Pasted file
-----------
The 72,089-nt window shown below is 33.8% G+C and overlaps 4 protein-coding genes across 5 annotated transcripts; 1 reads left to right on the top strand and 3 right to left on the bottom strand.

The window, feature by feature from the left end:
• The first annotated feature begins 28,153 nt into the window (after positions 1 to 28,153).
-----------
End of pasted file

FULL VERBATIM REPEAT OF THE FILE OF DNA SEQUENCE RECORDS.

The 72,089-nt window shown below is 33.8% G+C and overlaps 4 protein-coding genes across 5 annotated transcripts; 1 reads left to right on the top strand and 3 right to left on the bottom strand.

The window, feature by feature from the left end:
• The first annotated feature begins 28,153 nt into the window (after positions 1 to 28,153).